Elephant Stampede: Health Stigma Causes Damage

This post is the second in a 3-part series on Health Stigma and Healthy Privilege.  You can read the first post here.


In the previous post, I talked about the possible definitions of health stigma and healthy privilege.  As far as I am concerned, those definitions are simply a starting point.  I want them to create discussion, get debated, get amended.  My goal with offering those definitions was to offer a possible common language to help patients, providers, and caregivers better have important discussions.  In this post, I want to talk a bit more about the damage that health stigma may cause.  It is well documented that stigma has negative effects on those who are stigmatized (for more on that, you can read here or here, just to get started).

Health stigma is not a new thing–just look at the biblical references to leprosy.  All areas of stigma, prejudice, and privilege have some important similarities.  However, I believe that health stigma has several unique challenges.  Let’s explore those now.

  1. Many challenging, painful, and downright debilitating health conditions are completely invisible.  That can mean that healthy people in your life have a difficult time understanding the extent to which your illness affects your daily life.  Patients talk about being described as “lazy,” “unreliable,” “resistant,” or my least favorite, “non-compliant.”  People coping with the invisible illnesses are often judged on the same scale and standards as those who are healthy.
  2. Health status can change, sometimes rapidly.   This important point was brought up in the comments on last week’s post by commenter The Afternoon Napper, who said: “Please consider the element of unpredictability—some days are better than others for no clearly explicable reason; some activities will be perfectly acceptable one day and exhausting the next. We live in a constant state of adjustment, major and minor. The “healthy” fail to appreciate how exhausting this is in and of itself. We invisibly ill push ourselves to meet expectations, and yet it seems that by doing so we set ourselves up for failure—when our pushing inevitably leads to crashing, we are deemed wanting.”  I believe that the reality that we can transition from healthy to coping with illness without notice (or control) is something that many people are uncomfortable thinking about, which leads to our next point.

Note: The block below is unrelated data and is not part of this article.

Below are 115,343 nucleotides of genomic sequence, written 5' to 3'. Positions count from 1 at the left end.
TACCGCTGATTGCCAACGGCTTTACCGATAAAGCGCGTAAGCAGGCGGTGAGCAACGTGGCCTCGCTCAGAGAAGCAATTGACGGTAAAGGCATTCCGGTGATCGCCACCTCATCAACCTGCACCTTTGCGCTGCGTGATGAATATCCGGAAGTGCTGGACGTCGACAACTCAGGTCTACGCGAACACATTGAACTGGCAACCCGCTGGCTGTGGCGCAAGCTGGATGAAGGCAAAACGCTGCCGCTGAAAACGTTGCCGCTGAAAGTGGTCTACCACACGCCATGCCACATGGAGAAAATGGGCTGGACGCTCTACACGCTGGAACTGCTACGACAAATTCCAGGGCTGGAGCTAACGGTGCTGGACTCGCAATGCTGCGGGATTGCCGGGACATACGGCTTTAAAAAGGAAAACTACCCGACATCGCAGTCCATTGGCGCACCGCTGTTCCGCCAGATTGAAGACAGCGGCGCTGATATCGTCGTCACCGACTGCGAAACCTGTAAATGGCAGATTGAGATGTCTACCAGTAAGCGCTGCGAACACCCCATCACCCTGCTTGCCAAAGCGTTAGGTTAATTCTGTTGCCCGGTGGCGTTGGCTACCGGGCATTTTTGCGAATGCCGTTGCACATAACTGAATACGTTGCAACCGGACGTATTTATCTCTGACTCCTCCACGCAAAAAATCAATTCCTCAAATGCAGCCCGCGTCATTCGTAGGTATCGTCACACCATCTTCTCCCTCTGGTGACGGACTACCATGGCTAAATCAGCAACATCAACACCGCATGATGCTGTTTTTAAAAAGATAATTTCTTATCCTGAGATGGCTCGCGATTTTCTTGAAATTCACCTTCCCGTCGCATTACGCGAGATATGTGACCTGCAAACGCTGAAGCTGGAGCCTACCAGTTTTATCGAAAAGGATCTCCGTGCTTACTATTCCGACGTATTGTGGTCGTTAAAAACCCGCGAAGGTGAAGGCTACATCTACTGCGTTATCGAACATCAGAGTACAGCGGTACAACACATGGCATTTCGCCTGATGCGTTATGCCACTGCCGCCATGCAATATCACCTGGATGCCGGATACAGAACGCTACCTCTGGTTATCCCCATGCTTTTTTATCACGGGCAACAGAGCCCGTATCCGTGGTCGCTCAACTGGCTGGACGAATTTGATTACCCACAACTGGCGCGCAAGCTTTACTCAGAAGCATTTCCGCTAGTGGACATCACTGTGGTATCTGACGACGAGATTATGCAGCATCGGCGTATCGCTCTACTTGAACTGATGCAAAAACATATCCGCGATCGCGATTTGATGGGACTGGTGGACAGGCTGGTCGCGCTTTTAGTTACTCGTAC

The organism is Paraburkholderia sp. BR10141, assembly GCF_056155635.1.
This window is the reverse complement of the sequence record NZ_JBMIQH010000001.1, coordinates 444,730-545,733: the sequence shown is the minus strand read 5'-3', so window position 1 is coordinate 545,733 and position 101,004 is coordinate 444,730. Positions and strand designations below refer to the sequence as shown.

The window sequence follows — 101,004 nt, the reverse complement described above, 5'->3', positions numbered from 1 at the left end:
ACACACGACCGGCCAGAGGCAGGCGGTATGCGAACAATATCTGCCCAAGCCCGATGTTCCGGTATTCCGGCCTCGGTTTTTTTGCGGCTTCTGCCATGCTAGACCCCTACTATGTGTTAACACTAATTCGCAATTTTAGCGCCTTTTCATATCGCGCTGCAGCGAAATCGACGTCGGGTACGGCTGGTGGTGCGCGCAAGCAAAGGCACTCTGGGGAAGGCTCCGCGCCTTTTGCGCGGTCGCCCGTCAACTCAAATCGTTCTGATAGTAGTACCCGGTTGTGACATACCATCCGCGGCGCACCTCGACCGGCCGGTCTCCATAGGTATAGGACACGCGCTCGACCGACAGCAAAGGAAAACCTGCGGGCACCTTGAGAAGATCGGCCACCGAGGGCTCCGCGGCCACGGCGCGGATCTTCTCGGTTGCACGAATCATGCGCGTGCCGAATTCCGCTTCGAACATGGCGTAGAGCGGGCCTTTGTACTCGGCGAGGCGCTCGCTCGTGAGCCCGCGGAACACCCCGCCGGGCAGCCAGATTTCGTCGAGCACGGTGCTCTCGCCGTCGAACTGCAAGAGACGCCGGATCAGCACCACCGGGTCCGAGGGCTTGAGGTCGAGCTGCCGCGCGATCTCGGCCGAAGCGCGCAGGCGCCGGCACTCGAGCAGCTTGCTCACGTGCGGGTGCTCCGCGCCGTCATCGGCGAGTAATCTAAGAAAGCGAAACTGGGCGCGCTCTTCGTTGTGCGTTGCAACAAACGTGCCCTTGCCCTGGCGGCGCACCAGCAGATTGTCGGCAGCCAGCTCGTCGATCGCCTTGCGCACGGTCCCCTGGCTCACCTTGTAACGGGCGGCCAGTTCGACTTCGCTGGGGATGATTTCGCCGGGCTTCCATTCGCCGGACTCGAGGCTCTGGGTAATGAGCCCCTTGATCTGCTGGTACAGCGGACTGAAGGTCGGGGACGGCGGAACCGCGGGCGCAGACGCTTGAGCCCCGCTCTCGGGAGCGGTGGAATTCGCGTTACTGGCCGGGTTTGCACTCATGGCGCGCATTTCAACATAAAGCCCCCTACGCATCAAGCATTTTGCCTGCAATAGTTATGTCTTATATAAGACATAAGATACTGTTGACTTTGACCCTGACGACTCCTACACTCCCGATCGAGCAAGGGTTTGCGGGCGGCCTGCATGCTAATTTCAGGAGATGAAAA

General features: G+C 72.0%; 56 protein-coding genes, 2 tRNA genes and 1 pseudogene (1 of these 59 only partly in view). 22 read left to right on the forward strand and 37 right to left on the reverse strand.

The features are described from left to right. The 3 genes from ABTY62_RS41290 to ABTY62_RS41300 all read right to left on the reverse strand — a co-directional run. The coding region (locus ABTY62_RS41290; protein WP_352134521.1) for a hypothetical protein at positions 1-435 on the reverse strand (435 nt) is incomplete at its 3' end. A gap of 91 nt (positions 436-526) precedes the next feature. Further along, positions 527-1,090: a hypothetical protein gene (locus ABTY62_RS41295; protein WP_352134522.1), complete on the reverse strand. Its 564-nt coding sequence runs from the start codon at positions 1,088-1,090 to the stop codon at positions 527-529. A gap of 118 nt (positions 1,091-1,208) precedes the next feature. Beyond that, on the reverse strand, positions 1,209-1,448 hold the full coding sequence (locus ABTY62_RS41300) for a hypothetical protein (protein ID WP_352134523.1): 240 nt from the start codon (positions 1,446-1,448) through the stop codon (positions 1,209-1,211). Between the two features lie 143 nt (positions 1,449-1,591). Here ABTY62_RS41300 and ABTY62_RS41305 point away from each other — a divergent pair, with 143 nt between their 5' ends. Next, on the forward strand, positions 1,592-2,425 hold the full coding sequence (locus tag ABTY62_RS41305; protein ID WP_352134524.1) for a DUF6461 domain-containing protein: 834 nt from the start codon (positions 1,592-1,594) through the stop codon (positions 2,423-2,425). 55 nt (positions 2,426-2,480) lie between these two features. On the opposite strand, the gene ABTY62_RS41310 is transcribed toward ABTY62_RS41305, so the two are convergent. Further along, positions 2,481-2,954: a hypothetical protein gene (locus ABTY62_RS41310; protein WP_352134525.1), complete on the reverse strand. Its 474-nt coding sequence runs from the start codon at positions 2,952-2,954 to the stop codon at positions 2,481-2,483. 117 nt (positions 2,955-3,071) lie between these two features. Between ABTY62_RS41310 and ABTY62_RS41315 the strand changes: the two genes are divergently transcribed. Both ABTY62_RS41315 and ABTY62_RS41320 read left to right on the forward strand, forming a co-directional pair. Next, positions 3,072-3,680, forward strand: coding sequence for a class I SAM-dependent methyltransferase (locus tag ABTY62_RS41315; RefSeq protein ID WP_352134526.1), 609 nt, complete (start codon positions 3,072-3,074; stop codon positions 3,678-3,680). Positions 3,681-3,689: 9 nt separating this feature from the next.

3. Health is often seen as a result of choices, willpower and behavior–something that people can “choose to achieve.”  There are many case studies that disprove this myth, many people who live active lives and make healthy lifestyle decisions but still face cancer, heart disease, stroke, depression, anxiety, multiple sclerosis (you get the picture).  However, it is a strongly held belief by many people that those facing illness, “brought it on themselves.”  Commenters Kate and Carolyn both had something to say about that last week.  Kate said, “Regardless of the fact that type 2 diabetes is not caused by obesity or eating too much sugar, that is what the public believes.  Therefore, it is thought that “all we have to do” is stop eating sugar and lose some weight!  Even many doctors look down upon those with type 2 diabetes when their glucose control isn’t the best and the patient insists that they aren’t “cheating”.  They are labeled as non-compliant.  That label, along with the stigma we face in the media, causes untold stress and anxiety.  That stress and anxiety can often lead to depression and binge eating.  A vicious circle.” Carolyn added, “Heart disease is another chronic condition that appears invisible. Not only invisible, but it enjoys the double whammy of being widely considered to be self-inflicted from all those years of bad living.  And when you have this self-inflicted, invisible condition accompanied in up to 65% of cases by significant symptoms of depression  – and you now have the double-whammy stigma of self-infliction plus mental health issues.  Two stigmas for the price of one!”  As a psychologist, I can tell you that many of my patients have been told that they can rid themselves of depression or anxiety just by “thinking positively.”  That position manages to simultaneously discount someone’s suffering and blame them for their mental health strategies.